Try to start by acknowledging the effort that was put in, and listing any positive aspects. Remember whose team you’re on, and that everything can be fixed if you’re working together.

Next time in you’re in this position, try this experiment: Don’t look at the project as a failure with salvageable parts; see it as a solid effort with room for improvement.

Make Sure to Share the Love

Positivity works best when it’s shared. The people around you can’t read minds, so even if you’re noting all the things they do that you appreciate and admire, they’ll never know it unless you tell them.

If you make a habit of sharing all the good things, the bad things will be easier to hear.

Imagine a situation where you turn in projects to your boss, and she never says anything. Every project is accepted silently without any feedback.

Then a project gets rejected. Your boss tells you all the things that are wrong with the project and sends you on your way to try again.

It doesn’t matter that every project before this one was accepted; the only feedback you’ve received from her has been negative.

However, in the exact same situation, if every accepted project had been accompanied with positive feedback—“great job on the layout here”; “I love this sentence here”; “I really appreciate you getting this in on time”—the negative feedback wouldn’t have felt so jarring.

It would have been feedback as usual, working with you toward a better end product.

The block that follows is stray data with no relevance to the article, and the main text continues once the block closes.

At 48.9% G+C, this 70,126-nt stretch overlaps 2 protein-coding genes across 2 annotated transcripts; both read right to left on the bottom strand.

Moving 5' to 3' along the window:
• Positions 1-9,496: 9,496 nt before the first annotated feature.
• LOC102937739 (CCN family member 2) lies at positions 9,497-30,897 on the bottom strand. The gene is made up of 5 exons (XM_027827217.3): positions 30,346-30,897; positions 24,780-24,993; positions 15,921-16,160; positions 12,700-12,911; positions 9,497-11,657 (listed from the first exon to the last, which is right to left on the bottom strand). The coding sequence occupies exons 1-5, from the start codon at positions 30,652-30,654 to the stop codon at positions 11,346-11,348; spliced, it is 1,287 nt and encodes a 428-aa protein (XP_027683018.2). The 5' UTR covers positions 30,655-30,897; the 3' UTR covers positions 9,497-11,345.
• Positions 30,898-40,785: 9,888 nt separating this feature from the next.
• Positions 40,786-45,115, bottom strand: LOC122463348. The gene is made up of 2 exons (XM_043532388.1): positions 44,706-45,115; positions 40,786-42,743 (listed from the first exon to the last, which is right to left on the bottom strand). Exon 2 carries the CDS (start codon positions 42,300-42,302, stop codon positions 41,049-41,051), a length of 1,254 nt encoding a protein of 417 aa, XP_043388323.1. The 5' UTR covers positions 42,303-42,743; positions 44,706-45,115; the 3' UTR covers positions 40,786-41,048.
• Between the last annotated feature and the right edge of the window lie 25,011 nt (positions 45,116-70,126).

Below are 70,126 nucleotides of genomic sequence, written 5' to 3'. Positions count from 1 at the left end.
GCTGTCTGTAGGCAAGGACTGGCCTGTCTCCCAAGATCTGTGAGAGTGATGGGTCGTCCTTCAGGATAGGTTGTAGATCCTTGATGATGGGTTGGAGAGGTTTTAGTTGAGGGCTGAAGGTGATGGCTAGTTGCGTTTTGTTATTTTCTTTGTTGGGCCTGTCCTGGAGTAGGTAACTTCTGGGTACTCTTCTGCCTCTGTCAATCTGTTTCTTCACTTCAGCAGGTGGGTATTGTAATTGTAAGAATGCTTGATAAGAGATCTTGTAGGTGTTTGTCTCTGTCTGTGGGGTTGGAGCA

Life Is Exactly as Good or as Bad as We Choose to Experience It

In the year or so since I’ve forced my brain to focus on—and share—the positive things in my life, I’ve seen a marked improvement in my relationships across the board. This has led to a better home life, a better workplace, and happier clientele.

All of these things have improved my happiness, made my business, Copter Labs, more successful, and (I hope) made me more pleasant to spend time with.

I think it’s important to note that nothing else changed while these improvements were happening. I was living the same life, working the same job, spending my time with the same people.

The only thing that changed was the lens through which I chose to view my world.

Your Turn: List 3 good things that happened today

You can change your life too, starting today. Share your experiences and tell me 3 good things that happened today.




About the Author: Jason Lengstorf is the founder of Copter Labs, a small design and development firm based in Portland, OR. You can find him on Facebook.